Winter Pleasures

Beautiful prey: the content of my shopping bags filled at the down-to-earth street market on boulevard Richard-Lenoir

Beautiful prey: the content of my shopping bags filled at the down-to-earth street market on boulevard Richard-Lenoir

Today, after my visit at the street market not far from home, I couldn’t help unpacking everything I had bought just to admire my great catch. When you look at the picture, you’ll know what my family will eat in the coming days – and let me introduce you to some of the produce and products you see.

I’m looking forward to heat the four nice and hearty saucisses de Montbéliard (far left), smoked over wood shavings in the French far east close to the German border. Maybe I’ll prepare a potato salad with it, made from that kilogram of famous and noble La Ratte potatoes (the small guys in the potato section), a very firm, nutty variety.

marché3Tonight I’ll surprise my loved ones with an interesting dish combining, as the French say, “mèr et terre”. It’ll bring together the Savoy cabbage (center) and the scallops (in the left upper corner), called coquilles Saint-Jacques in French. Lovely name, lovely seafood.

I admit, I don’t know yet what I’ll do with all the other catches of the day: the smoked haddock (top), the olives, the celery. Have you noticed the dark skinny sticks next to the cabbage? That’s black salsify, a superb vegetable that most people don’t know at all which is a shame. Equally good are the parsley roots next to it and, hey, combined with the formidable sand carrots and the tiny turnips the four of them could make an excellent, heart-warming winter stew! I’ll just add some butter, chicken stock, an onion maybe, a hand full of raisins and a pear, cut in slices and slightly colored with butter in a pan. Sounds good. But maybe I’ll come up with something completely different. That’s the real joy of cooking.

Saucisses de Montbéliard: one of the best things to do with pork.

Saucisses de Montbéliard: one of the best things to do with pork.


  1. fuchsalain

    Hi Ullrich…. idea for a good “Potée Franc-Comtoise” with a strong red wine (Côtes du Jura, Corbières, Côtes du Rhone ….. ) .

    • Merci Alain,
      you’re right, as always, when it comes to the wine. I have a Languedoc at hand, a Bergerie de l’Hortus, not a great wine but a pretty decent one. It will do the trick.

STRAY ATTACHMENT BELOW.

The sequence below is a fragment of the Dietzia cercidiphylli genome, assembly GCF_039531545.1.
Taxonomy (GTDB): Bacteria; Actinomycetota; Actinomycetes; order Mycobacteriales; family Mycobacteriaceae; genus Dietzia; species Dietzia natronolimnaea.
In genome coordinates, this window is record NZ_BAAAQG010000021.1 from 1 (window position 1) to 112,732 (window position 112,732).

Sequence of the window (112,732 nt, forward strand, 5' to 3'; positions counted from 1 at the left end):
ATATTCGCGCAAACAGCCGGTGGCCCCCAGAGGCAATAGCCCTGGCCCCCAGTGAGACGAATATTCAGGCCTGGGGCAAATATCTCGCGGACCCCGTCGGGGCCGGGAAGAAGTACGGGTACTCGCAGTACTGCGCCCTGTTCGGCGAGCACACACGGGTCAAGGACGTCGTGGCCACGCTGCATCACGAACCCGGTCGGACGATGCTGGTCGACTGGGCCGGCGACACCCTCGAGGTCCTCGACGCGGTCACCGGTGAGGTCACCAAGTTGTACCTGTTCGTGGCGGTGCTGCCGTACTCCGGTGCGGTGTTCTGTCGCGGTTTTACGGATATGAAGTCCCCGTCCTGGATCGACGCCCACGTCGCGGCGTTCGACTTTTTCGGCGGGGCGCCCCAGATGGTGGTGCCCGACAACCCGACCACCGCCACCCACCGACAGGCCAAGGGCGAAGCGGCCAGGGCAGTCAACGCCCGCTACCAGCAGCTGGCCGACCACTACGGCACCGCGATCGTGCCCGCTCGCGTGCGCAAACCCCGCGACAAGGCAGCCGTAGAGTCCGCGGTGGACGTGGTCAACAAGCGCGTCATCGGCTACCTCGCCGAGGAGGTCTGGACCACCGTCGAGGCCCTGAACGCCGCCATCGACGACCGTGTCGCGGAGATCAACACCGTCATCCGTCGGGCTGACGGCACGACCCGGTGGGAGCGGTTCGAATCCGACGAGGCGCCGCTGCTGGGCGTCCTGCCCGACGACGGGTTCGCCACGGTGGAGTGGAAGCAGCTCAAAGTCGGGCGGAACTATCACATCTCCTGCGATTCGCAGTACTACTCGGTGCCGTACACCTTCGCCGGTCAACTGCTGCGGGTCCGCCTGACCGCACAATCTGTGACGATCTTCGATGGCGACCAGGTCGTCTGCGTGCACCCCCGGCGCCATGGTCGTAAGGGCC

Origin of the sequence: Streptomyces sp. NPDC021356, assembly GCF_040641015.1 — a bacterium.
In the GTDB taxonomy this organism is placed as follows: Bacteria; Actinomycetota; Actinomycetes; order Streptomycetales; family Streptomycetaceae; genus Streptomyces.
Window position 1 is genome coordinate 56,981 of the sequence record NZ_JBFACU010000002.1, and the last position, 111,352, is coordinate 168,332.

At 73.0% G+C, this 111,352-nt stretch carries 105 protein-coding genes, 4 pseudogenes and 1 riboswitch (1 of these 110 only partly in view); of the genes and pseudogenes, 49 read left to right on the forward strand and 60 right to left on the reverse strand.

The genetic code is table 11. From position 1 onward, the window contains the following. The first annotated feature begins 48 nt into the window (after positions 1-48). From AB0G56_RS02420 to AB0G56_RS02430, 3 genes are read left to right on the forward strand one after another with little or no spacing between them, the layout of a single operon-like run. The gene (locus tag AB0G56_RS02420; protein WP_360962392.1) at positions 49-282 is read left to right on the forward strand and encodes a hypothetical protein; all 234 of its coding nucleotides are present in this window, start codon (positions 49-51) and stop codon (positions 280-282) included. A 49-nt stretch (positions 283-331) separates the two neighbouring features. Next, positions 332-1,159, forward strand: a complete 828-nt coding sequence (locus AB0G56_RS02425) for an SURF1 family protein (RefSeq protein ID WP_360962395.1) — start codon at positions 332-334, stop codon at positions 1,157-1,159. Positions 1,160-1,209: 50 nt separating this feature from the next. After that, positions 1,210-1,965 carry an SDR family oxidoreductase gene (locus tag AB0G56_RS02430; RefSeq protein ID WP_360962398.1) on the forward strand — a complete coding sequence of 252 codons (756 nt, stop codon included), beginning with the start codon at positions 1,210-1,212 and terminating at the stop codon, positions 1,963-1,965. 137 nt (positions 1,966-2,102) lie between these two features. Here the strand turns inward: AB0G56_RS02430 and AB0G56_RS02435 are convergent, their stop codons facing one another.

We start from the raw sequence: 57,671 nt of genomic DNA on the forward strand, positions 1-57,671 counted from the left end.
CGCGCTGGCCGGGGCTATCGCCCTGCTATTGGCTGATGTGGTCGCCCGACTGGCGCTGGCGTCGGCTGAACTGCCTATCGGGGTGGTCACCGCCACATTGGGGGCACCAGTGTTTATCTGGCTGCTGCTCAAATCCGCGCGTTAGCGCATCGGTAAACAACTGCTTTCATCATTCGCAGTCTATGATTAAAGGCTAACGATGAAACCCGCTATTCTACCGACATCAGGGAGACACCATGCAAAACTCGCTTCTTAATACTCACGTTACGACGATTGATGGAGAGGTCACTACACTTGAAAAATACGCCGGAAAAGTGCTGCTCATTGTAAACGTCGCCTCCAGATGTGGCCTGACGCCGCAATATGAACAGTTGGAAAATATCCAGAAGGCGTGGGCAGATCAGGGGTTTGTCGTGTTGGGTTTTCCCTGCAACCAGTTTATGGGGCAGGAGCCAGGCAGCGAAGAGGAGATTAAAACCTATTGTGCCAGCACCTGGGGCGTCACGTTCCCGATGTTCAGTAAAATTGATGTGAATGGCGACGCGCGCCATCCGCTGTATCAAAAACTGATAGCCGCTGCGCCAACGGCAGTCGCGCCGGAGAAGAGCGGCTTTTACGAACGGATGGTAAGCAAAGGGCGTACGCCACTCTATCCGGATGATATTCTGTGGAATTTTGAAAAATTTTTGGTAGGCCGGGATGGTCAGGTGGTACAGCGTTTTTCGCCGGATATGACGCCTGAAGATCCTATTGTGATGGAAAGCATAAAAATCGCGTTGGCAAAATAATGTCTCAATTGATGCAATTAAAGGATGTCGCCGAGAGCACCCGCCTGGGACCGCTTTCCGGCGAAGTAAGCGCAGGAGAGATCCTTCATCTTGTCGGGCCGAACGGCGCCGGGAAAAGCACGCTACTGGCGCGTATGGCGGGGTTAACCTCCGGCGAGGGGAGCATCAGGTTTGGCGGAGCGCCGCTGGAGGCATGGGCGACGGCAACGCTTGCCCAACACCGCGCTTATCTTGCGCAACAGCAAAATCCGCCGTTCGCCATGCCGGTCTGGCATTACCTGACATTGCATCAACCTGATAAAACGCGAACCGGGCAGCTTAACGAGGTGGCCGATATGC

2. It’s so nice to see you back in action! I see the market hunting was a big success. I’m very curious to know what you will do with the haddock…

    • Unlike you, I’m not such a stable contributor. Your output is remarkable – and I always enjoy at least the constantly great photos. And I do read at least 75 percent of your entries! You teach me lots of things.

      • Thank you so much for the compliments. I’m happy to learn you enjoy my humble blog. I would never call my photos great, so I’m very flattered you appreciate them. Even though struggling with English is not easy, photos are the biggest challenge…

  3. thebellyrumble

    You didn’t mention the lovely cheeses hiding there in the right bottom corner of the photo! But your market catch looks great. You’re lucky to have the excuse of feeding your family to buy so many tempting ingredients… as a student cooking for 2 people, I have to sadly walk past most of the things at my market as we wouldn’t be able to eat it all quickly enough. But it’s nice to faire du lèche-vitrine, n’est-ce pas?

    P.S. Thanks for stopping by my blog!

    • It’s true, the fewer people you are the harder it gets to get properly fed. Still, street markets are a good option for you, too. You just have to think a bit harder. If you buy, say, the huge savoy cabbage I bought on that day, you’ll have to think about it like a chess player looking two or three moves ahead. Like this: The first day, you take some cabbage leaves and turn them into delicious Asian steamed dumplings, using the leaves as the wrappers. The second day you’ll use half of it shredded as a green vegetable side dish. The third day you’re not keen on cabbage again, so you’ll wait until the fourth or the fifth day and use the rest of your cabbage – with lots of other stuff – as an ingredient of a soup or a pot-au-feu. See the idea? You can buy big things, too!

      • thebellyrumble

        Thanks for the cabbage ideas 🙂 Yes, I know it’s possible to buy big things and spread them out over several days, but by that point I want to buy something new! Each day at the market suggests at least 10 recipe ideas, and they can’t all be cooked at once! Ah well, I shall do what I can and live vicariously through your blog 🙂

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